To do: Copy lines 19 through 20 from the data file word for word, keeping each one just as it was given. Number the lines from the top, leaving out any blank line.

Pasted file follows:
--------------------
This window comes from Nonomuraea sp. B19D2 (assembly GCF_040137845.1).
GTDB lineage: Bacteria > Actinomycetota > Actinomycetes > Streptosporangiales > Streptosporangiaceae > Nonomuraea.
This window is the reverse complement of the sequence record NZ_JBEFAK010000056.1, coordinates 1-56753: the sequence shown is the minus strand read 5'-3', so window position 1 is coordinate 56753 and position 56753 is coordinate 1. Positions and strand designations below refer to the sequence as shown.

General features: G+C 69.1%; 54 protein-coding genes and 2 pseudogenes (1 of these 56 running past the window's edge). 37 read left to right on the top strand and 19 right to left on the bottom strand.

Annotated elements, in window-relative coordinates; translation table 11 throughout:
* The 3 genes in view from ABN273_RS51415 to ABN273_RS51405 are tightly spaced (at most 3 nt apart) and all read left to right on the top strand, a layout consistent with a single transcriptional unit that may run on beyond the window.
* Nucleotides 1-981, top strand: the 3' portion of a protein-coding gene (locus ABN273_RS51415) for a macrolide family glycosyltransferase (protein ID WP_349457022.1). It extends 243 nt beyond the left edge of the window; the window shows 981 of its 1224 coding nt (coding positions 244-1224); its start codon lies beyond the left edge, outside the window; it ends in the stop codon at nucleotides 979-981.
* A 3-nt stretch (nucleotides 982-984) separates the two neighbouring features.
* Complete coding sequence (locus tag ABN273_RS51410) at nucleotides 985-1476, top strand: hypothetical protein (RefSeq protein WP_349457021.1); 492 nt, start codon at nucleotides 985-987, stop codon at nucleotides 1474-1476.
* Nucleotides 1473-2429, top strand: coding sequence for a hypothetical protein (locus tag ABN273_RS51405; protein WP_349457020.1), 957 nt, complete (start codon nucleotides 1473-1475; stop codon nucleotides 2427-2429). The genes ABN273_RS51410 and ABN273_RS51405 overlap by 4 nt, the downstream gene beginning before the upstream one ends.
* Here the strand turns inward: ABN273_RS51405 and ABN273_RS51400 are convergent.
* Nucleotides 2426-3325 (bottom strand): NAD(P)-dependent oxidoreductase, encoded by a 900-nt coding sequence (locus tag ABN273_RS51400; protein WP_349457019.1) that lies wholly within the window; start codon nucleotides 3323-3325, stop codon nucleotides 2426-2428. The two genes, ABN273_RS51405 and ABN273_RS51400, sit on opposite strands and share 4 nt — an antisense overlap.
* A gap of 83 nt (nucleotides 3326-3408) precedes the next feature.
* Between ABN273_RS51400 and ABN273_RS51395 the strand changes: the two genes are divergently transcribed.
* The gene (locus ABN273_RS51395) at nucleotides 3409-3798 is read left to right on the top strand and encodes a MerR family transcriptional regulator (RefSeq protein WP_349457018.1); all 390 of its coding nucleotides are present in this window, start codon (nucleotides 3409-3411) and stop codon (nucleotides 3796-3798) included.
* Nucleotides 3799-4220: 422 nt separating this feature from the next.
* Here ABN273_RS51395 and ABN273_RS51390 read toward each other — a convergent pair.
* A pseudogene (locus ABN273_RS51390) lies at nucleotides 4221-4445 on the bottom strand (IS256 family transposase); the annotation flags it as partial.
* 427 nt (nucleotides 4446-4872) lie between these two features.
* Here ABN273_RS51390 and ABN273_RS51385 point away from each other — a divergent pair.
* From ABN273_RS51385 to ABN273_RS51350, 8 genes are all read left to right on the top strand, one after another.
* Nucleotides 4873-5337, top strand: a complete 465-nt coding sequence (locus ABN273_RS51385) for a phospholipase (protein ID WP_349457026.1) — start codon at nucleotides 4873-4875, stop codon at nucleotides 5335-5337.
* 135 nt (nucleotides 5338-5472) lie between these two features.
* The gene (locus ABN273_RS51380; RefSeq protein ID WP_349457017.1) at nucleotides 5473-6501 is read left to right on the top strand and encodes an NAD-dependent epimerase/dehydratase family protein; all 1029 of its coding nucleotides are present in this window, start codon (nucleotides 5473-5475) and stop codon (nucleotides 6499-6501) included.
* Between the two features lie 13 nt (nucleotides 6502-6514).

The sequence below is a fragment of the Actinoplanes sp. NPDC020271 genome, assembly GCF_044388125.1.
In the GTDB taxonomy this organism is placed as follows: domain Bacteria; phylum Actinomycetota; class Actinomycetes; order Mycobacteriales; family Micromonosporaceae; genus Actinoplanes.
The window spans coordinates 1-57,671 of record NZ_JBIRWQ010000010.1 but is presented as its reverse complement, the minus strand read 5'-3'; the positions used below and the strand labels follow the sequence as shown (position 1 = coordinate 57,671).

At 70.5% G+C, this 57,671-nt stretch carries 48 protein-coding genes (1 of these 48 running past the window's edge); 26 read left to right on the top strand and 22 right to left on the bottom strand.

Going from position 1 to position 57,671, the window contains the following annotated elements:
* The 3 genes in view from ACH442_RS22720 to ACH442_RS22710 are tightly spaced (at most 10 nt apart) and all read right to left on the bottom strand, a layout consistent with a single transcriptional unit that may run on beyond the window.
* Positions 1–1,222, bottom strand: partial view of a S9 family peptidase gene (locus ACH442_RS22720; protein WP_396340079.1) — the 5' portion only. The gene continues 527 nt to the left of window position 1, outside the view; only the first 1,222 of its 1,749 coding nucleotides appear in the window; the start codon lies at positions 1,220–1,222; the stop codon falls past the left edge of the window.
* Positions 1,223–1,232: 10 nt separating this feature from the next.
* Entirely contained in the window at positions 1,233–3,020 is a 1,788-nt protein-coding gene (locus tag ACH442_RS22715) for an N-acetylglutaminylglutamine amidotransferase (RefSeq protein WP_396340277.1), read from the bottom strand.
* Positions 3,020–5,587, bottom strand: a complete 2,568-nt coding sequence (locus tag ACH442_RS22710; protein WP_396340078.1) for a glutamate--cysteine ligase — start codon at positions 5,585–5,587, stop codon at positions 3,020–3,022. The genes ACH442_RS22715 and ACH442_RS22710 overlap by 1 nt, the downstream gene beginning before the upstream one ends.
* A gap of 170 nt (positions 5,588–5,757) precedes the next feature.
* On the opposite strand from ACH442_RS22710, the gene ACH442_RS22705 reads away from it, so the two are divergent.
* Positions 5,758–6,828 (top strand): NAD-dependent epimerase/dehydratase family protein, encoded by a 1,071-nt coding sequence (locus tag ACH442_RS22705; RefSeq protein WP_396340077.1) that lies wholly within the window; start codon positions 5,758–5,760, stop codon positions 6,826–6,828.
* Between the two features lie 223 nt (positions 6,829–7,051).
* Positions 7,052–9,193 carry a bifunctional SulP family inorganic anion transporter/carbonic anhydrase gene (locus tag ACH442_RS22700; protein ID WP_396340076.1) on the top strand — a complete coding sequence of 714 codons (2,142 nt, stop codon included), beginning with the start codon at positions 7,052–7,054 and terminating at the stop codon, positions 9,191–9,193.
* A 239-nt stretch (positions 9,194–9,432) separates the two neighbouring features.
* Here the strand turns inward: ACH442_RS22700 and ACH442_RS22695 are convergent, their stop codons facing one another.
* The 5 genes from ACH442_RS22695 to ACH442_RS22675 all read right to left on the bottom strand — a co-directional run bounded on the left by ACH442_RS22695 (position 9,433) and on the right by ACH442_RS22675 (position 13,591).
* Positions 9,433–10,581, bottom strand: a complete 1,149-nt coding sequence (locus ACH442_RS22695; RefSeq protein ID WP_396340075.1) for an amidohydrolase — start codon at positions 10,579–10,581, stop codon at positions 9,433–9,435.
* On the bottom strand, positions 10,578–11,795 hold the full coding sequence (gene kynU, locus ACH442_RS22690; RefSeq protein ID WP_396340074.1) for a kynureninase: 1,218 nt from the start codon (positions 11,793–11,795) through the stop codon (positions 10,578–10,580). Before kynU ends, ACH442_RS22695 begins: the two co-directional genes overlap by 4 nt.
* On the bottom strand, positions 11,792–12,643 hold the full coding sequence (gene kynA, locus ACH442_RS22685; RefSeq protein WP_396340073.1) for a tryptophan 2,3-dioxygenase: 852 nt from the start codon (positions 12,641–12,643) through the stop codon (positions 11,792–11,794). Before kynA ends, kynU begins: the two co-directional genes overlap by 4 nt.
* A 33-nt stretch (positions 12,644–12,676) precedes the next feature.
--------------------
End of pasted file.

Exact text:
* 427 nt (nucleotides 4446-4872) lie between these two features.
* Here ABN273_RS51390 and ABN273_RS51385 point away from each other — a divergent pair.